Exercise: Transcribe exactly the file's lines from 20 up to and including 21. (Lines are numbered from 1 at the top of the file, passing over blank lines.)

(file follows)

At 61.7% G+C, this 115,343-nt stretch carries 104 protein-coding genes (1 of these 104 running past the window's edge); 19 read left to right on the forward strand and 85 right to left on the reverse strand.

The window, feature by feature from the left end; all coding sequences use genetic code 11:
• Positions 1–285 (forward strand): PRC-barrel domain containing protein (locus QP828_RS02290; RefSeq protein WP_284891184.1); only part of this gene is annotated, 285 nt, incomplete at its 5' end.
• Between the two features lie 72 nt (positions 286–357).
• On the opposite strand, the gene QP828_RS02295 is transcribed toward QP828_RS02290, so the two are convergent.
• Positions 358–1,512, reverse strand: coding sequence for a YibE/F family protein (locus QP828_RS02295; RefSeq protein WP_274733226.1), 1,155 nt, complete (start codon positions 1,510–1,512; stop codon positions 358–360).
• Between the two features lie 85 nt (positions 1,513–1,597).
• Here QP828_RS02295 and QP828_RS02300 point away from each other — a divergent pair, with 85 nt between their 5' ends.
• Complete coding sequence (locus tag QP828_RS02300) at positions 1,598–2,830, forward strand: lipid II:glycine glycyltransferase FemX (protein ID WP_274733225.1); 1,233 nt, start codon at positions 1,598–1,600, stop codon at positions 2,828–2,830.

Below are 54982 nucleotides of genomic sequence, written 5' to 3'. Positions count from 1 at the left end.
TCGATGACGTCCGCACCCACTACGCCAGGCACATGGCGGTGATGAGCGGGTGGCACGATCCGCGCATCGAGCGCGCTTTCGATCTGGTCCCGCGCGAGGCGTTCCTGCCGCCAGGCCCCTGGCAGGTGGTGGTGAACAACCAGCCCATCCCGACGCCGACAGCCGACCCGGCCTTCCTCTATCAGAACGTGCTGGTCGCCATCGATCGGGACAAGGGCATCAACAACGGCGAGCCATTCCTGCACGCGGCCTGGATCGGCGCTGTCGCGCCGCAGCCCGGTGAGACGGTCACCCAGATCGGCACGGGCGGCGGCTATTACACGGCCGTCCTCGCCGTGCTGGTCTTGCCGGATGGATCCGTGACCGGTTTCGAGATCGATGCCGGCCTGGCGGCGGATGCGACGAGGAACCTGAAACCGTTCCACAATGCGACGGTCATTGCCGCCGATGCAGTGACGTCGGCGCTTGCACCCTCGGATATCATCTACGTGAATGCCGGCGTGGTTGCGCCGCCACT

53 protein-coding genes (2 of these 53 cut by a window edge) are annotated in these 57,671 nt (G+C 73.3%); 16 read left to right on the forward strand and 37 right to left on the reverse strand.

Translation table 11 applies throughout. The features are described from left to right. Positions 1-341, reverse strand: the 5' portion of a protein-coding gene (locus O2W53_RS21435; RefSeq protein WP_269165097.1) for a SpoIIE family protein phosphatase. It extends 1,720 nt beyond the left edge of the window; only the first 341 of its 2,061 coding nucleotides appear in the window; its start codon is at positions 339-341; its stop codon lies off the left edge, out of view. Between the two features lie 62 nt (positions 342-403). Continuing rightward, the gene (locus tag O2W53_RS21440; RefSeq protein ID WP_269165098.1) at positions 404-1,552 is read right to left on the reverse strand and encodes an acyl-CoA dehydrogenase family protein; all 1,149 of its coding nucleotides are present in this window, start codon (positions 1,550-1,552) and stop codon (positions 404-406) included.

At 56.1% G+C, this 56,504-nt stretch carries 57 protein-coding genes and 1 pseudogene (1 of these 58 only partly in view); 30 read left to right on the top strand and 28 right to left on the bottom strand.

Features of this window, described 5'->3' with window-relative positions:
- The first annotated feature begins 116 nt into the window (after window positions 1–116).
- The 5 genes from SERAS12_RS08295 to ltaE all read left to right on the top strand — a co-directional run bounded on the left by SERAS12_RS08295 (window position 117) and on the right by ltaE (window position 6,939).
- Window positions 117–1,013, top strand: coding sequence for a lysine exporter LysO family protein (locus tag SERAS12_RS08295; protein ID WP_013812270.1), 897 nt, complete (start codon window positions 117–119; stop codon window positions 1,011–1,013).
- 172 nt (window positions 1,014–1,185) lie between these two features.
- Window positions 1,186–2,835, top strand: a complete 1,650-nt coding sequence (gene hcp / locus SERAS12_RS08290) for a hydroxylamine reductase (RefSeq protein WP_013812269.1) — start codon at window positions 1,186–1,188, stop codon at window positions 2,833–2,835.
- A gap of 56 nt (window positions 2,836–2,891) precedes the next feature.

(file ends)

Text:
- Window positions 1,186–2,835, top strand: a complete 1,650-nt coding sequence (gene hcp / locus SERAS12_RS08290) for a hydroxylamine reductase (RefSeq protein WP_013812269.1) — start codon at window positions 1,186–1,188, stop codon at window positions 2,833–2,835.
- A gap of 56 nt (window positions 2,836–2,891) precedes the next feature.